Tag Archives: foz meadows

Snapshot: Foz Meadows

P1000733Foz Meadows is a bipedal mammal with delusions of immortality; she also writes fantasy novels, makes with the geeky criticism, and loiters with intent in the presence of cheese. An Australian expat, she now lives in Scotland with a philosopher and a Smallrus. Surprisingly, this is a good thing.

1. Congratulations on your Hugo nomination for Best Fan Writer! Your blog has formed a core part of your writer identity for so long – which piece of your “fan” critical writing are you most proud of?

Thank you! It’s still a bit weird to me that I have regular readers: in one form or another, I’ve been writing online since my early teens, but it’s only in the past year or two that I’ve actually started to develop an audience. Which inevitably colours how I now perceive my own work, because I can never tell how a given piece is going to be received, and that makes me a bit biased in favour of the stuff that gets less widely circulated. I still don’t have any one thing that I’m most proud of, but generally, if I come away from a post feeling like I managed to articulate something important in amidst all the ranting, then it goes in the win column.

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Friday Links is Doing Something Right

Apparently the secret to being successful at social media is about promoting other people rather than yourself. Finally, something I’m doing right!

Joss Whedon talks about Much Ado (it’s coming!) and why taking a creative shift can be as good as a holiday!

The AWW Challenge blog has been posting a great series of genre/theme-specific wrap ups of the year’s reviews, including speculative fiction, diversity, romance and erotica, young adult and many more.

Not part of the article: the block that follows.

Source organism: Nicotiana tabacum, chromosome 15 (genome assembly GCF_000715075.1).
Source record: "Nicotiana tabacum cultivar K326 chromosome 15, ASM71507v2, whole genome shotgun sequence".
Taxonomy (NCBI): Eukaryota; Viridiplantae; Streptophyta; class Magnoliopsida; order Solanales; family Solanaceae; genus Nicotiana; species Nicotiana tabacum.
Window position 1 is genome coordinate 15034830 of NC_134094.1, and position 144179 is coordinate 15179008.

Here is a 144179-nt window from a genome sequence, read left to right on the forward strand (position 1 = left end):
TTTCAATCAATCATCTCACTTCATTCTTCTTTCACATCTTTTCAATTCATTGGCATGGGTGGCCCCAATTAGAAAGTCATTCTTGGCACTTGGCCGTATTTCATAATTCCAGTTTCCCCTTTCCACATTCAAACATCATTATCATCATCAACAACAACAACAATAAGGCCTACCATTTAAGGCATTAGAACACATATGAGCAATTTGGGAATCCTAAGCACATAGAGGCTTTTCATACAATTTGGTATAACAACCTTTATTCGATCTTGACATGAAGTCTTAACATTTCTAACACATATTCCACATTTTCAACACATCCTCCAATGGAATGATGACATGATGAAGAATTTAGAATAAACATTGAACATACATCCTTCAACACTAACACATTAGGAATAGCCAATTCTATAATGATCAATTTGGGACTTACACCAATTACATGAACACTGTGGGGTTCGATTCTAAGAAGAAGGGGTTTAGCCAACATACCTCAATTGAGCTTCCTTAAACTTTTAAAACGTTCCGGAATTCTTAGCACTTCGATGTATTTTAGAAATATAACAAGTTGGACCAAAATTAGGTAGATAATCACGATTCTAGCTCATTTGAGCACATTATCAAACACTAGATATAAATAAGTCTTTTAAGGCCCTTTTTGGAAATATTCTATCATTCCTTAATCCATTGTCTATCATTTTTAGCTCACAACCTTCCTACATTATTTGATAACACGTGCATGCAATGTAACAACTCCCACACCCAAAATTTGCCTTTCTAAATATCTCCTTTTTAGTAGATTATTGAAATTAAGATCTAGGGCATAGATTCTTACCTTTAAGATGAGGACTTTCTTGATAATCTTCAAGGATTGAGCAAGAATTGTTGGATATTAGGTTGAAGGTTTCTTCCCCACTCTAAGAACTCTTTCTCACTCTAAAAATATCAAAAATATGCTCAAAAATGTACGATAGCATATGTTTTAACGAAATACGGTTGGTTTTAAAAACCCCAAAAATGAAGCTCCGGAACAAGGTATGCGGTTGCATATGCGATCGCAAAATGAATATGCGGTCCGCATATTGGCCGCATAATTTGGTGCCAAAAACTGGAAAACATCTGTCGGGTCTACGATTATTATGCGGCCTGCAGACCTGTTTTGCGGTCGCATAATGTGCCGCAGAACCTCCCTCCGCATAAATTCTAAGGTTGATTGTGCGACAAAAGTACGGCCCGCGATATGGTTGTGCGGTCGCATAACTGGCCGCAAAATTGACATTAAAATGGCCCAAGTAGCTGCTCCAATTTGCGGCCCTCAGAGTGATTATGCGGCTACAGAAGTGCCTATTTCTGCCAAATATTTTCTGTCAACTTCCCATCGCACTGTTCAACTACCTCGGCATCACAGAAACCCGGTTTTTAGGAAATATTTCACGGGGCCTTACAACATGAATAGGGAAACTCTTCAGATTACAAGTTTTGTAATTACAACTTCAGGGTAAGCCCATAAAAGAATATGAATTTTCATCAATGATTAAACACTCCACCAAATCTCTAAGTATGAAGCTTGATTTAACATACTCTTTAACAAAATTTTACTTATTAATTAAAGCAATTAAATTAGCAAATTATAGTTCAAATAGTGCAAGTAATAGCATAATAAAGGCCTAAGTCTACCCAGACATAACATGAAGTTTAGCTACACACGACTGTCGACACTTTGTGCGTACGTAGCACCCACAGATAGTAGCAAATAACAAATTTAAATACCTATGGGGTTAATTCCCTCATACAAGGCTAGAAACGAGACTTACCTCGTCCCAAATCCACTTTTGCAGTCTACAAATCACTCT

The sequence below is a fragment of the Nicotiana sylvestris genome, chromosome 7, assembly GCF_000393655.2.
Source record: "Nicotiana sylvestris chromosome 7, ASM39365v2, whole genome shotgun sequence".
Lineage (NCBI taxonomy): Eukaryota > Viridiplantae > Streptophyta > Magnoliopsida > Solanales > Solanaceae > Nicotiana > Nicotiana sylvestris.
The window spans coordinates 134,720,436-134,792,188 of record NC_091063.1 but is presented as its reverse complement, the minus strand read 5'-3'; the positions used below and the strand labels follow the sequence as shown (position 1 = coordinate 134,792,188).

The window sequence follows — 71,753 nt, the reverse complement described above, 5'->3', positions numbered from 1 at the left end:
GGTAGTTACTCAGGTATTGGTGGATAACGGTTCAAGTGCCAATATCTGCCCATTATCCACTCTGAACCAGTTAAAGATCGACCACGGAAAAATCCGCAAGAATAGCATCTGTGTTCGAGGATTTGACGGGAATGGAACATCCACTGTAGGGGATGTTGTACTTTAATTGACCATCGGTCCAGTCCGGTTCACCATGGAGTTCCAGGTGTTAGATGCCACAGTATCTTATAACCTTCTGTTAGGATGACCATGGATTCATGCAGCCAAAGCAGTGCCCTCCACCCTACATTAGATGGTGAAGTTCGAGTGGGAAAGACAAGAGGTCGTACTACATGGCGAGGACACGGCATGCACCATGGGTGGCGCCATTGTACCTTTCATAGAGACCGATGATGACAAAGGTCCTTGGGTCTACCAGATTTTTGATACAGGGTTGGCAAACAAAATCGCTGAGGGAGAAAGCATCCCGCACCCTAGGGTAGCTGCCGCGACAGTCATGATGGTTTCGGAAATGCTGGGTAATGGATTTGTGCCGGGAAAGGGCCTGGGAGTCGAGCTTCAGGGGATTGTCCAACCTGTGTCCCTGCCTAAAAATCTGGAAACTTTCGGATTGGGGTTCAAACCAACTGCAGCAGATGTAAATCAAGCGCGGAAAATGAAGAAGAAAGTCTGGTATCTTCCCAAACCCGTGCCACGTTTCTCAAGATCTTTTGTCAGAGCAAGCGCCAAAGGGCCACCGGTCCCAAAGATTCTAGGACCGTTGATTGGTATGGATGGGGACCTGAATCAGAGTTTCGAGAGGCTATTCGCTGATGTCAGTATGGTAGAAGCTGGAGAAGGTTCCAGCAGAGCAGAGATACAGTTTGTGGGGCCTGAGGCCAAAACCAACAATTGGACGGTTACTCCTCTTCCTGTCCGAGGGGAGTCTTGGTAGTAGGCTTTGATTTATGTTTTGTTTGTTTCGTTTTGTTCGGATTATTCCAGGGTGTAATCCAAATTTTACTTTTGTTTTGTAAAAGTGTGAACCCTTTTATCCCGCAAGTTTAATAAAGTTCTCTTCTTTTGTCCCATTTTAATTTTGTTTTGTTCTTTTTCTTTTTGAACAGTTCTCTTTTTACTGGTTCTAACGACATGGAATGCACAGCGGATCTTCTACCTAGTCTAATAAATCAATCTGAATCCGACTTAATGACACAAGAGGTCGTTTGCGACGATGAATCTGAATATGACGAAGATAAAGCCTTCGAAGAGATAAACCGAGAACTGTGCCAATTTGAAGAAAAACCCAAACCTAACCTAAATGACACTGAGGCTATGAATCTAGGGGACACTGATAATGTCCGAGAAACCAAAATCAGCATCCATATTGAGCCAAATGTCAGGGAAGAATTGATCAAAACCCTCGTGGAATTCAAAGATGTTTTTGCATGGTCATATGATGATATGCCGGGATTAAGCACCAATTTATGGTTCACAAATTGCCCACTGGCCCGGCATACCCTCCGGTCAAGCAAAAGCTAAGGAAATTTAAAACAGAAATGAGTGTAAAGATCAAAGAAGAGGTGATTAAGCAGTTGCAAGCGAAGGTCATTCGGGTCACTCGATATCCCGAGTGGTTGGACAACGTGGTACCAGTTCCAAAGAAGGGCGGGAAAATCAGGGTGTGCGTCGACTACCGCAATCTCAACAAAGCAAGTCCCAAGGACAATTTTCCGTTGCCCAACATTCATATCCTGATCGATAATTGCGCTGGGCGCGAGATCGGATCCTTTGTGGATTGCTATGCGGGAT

Tobias Buckell on Things I Told my Intern (about being a writer)

Tasmanian romance writer Sarah Brabazon talks about life onboard a yacht with her family.

Marianne De Pierres’ space opera series Sentients of Orion is finally being published in the US! She talks about her inspiration for the books here.

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Snapshot 2012: Foz Meadows

Foz Meadows is a bipedal mammal with delusions of immortality. Author of Solace & Grief and The Key of Starveldt (Ford Street Publishing) Foz currently lives in St Andrews, Scotland, with not enough books and her very own philosopher. You can find her at her blog, on Tumblr and on Twitter as @fozmeadows

1. Your recent release, The Key of Starveldt, is the second book in your young adult series ‘The Rare.’ What new challenges did you come across with writing a ‘book 2’?

The main issue I had to deal with in Key was my own enthusiasm: I was so excited to introduce a particular character that I literally raced to their scene without any real plans as to what would happen next, with the result that the first two drafts were mired in narrative dead ends and superfluous detail. The ability to return to existing characters was also very distracting: I had multiple, often contradictory ideas about how I wanted this person or that to develop or what aspects of their backstory would be relevant, so it was quite difficult to pare back their stories to a place where they fit with the existing plot, and didn’t just distract from what was happening.